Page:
In this talk, I will present our efforts in building natural-language AI agents that use common sense to act robustly in open-world situations. State-of-the-art technology is inadequate for this purpose: background knowledge and rules provide explainability but cannot generalize to unseen situations, whereas neural models with natural generalizability are prone to making silly mistakes and cannot explain their decisions. The lack of common sense in today’s models results in a lack of public trust and hinders the adoption of AI technology. I will describe our natural language agents that combine the best of the symbolic and the neural worlds to perform well on open-world tasks without the need for task-specific training data. I will describe our knowledge organization and enrichment efforts, together with our robust and explainable neuro-symbolic commonsense methods that reason over this commonsense knowledge. Our neuro-symbolic reasoning mechanisms include procedural reasoning, reasoning by analogy, and reasoning by imagination. I will discuss different strategies to design systems with native explainability, such as engineering the knowledge dimensions used for pretraining, generation of scene graphs, and learning to produce knowledge paths. I will conclude with our ongoing efforts to apply these agents to real-world challenges, such as intelligent traffic monitoring and socially assistive technologies.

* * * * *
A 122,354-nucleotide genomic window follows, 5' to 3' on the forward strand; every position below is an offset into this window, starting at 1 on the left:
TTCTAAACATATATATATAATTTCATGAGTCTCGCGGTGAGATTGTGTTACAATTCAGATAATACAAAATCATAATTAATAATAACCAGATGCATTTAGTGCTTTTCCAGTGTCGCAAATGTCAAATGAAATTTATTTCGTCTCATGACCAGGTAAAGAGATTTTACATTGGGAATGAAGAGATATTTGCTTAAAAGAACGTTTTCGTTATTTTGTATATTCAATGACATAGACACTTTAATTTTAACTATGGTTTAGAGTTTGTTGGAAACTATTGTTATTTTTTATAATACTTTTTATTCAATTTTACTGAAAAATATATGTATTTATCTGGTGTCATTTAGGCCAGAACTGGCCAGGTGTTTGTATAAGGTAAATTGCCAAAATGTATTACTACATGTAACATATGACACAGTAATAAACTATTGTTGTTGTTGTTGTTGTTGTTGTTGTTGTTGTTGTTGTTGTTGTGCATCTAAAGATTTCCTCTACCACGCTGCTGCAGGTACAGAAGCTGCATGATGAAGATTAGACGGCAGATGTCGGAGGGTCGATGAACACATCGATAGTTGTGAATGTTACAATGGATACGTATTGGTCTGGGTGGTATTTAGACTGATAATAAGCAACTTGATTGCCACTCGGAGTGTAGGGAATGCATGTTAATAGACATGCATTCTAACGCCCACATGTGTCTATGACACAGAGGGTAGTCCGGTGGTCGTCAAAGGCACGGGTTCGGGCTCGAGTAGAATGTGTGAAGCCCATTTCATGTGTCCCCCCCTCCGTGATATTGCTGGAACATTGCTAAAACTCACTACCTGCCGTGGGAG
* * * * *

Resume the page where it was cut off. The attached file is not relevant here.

Filip Ilievski is a Research Assistant Professor at the USC Viterbi School of Engineering and a Research Lead at the Center on Knowledge Graphs within USC’s Information Sciences Institute (ISI). Filip holds a Ph.D. in Natural Language Processing from the Vrije Universiteit (VU) in Amsterdam. His research focuses on developing robust and explainable neuro-symbolic technology with positive real-world impact, based on neural methods and high-quality knowledge. Filip has made extensive contributions in identifying long-tail entities in text, performing robust and explainable commonsense reasoning, and managing large-scale knowledge resources. Over the past three years, he mentored around twenty Master’s and Ph.D. students, and has been collaborating with researchers at USC, CMU, Bosch Research, RPI, University of Amsterdam, and the University of Lyon. Filip has over 40 peer-reviewed publications in top-tier venues on commonsense reasoning, information extraction, and knowledge graphs. He has also been actively organizing workshops (AAAI’21), tutorials (AAAI’21, ISWC’20, ISWC’21, TheWebConf’22, KGC’22), symposiums (USC), and a special journal issue (Semantic Web Journal) on these topics.
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Host: Deborah Khider, POC: Alma Nava